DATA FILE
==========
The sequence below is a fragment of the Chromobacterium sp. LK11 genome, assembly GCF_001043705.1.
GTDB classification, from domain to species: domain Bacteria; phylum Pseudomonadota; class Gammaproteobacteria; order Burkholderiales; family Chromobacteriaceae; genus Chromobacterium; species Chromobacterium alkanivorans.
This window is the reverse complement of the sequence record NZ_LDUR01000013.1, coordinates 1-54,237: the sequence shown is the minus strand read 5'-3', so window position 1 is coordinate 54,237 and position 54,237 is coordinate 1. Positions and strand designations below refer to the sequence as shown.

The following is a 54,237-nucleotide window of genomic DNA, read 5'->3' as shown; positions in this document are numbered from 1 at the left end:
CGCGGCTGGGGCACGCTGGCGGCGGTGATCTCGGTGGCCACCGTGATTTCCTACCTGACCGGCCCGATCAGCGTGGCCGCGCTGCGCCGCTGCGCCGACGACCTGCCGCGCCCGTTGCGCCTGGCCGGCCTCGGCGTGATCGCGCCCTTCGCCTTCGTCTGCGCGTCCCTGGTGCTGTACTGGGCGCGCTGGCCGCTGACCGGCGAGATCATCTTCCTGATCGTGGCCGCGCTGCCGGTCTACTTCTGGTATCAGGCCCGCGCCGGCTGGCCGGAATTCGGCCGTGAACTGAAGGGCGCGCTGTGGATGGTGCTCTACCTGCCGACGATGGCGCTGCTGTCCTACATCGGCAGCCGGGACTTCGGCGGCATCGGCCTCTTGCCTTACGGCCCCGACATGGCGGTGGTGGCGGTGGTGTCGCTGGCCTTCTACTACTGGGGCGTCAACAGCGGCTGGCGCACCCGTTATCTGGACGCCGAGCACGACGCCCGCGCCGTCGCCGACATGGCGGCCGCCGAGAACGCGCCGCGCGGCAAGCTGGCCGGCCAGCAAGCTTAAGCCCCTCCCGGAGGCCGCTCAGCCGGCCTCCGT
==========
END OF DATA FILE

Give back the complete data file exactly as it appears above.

The sequence below is a fragment of the Chromobacterium sp. LK11 genome, assembly GCF_001043705.1.
GTDB classification, from domain to species: domain Bacteria; phylum Pseudomonadota; class Gammaproteobacteria; order Burkholderiales; family Chromobacteriaceae; genus Chromobacterium; species Chromobacterium alkanivorans.
This window is the reverse complement of the sequence record NZ_LDUR01000013.1, coordinates 1-54,237: the sequence shown is the minus strand read 5'-3', so window position 1 is coordinate 54,237 and position 54,237 is coordinate 1. Positions and strand designations below refer to the sequence as shown.

The following is a 54,237-nucleotide window of genomic DNA, read 5'->3' as shown; positions in this document are numbered from 1 at the left end:
CGCGGCTGGGGCACGCTGGCGGCGGTGATCTCGGTGGCCACCGTGATTTCCTACCTGACCGGCCCGATCAGCGTGGCCGCGCTGCGCCGCTGCGCCGACGACCTGCCGCGCCCGTTGCGCCTGGCCGGCCTCGGCGTGATCGCGCCCTTCGCCTTCGTCTGCGCGTCCCTGGTGCTGTACTGGGCGCGCTGGCCGCTGACCGGCGAGATCATCTTCCTGATCGTGGCCGCGCTGCCGGTCTACTTCTGGTATCAGGCCCGCGCCGGCTGGCCGGAATTCGGCCGTGAACTGAAGGGCGCGCTGTGGATGGTGCTCTACCTGCCGACGATGGCGCTGCTGTCCTACATCGGCAGCCGGGACTTCGGCGGCATCGGCCTCTTGCCTTACGGCCCCGACATGGCGGTGGTGGCGGTGGTGTCGCTGGCCTTCTACTACTGGGGCGTCAACAGCGGCTGGCGCACCCGTTATCTGGACGCCGAGCACGACGCCCGCGCCGTCGCCGACATGGCGGCCGCCGAGAACGCGCCGCGCGGCAAGCTGGCCGGCCAGCAAGCTTAAGCCCCTCCCGGAGGCCGCTCAGCCGGCCTCCGT